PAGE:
We chatted in June about cyber attacks and the threat that these can bring to a business. We also spoke about social media and the influence that it has in our day-to-day, and how we need to be careful about what we say online.
Cyber attacks don’t only take place through viruses or hacking. They can also appear as social media slandering – whether it be through cyber bullying, cyber stalking or disgruntled ex-employees. Social media has made it easy for people to put bad reviews, negative comments, derogatory images or rude and slanderous messages on your company page. This is usually done by dissatisfied customers or ex-employees.
It can take years to build up a respected reputation in your industry and with your customers, but just one comment to destroy that. With a lot of our marketing and business taking place online through social media, it is critical to have rules and regulations in place to avoid online attacks as much as possible.
Before an employee starts with your company, you should ensure that there is a social media policy in place that protects the company from any online slander during and after an employee’s contract. It should also specify any rules and regulations for the employee to adhere to whilst in your employ, such as what to say and not say on their personal profiles as well as how to talk and respond to clients on the company page and what procedures to follow for various tasks on social media.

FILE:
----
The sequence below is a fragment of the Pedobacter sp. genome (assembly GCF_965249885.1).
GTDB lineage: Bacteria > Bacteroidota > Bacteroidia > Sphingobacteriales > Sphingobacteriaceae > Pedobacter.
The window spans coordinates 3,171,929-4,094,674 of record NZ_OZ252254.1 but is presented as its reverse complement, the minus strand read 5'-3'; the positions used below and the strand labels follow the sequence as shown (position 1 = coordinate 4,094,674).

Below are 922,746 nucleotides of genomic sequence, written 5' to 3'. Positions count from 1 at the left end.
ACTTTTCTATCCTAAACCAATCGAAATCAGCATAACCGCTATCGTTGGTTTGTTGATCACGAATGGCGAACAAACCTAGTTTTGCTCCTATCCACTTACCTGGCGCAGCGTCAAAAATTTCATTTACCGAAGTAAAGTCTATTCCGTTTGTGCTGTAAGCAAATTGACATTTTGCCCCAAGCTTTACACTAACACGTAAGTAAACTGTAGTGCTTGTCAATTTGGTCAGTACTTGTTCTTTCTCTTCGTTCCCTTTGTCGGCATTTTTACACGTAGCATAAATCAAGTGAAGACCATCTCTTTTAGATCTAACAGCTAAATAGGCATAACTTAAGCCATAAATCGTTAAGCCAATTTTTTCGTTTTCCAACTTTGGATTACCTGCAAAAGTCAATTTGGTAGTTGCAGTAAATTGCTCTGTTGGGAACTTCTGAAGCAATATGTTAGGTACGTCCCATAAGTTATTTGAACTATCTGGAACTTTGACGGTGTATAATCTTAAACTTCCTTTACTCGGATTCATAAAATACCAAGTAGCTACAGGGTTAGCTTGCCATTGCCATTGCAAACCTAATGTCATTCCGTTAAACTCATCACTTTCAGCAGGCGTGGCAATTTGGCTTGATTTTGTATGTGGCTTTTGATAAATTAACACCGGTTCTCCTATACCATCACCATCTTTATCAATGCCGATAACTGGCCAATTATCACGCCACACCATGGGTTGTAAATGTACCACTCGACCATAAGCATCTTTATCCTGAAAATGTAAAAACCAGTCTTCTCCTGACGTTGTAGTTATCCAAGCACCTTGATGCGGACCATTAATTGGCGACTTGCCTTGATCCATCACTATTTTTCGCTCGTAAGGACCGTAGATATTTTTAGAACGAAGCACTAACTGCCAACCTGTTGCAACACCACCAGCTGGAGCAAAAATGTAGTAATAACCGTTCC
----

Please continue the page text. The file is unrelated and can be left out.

The biggest issue when it comes to employees resigning is when an employee has set up a Facebook page on behalf of the company and hasn’t added anyone else on the team as an admin. When this employee leaves the company, they take the page with them which could result in disaster. Always ensure that you or another trusted employee or owner have been added as an admin when an employee resigns and that you remove that person immediately following their resignation.
For all online social platforms or private company logins, ensure that you create a secure login with passwords that cannot be easily hacked. It’s also a good idea to change your passwords every few months, and especially after a disgruntled employee has resigned.
When you set up a Facebook page for your company or on behalf of a client, make sure that you change the default privacy settings to suit your company. For example, you could make it that people can’t post to your page, to avoid any negative comments on your page.
When it comes to your brand, consistency is key. Choose your voice and stick to it across all platforms. One bad comment or post could lead to negative feedback or online attacks, which you want to avoid. If you remain consistent, people will know what to expect of you and will never be taken off guard by something you post.
Here are a few more ideas to take into consideration when it comes to social media and your employees.
In the event of any social media attacks, you will need to have insurance against feedback that results from this – be it through other staff members or clients. Get in touch with us today to talk more about social media insurance and protecting your business from any unwanted social backlash.
“The article should not be considered legal or financial advice and is for information purposes only. You should consult with a professional financial advisor to determine what may be best for your individual needs.”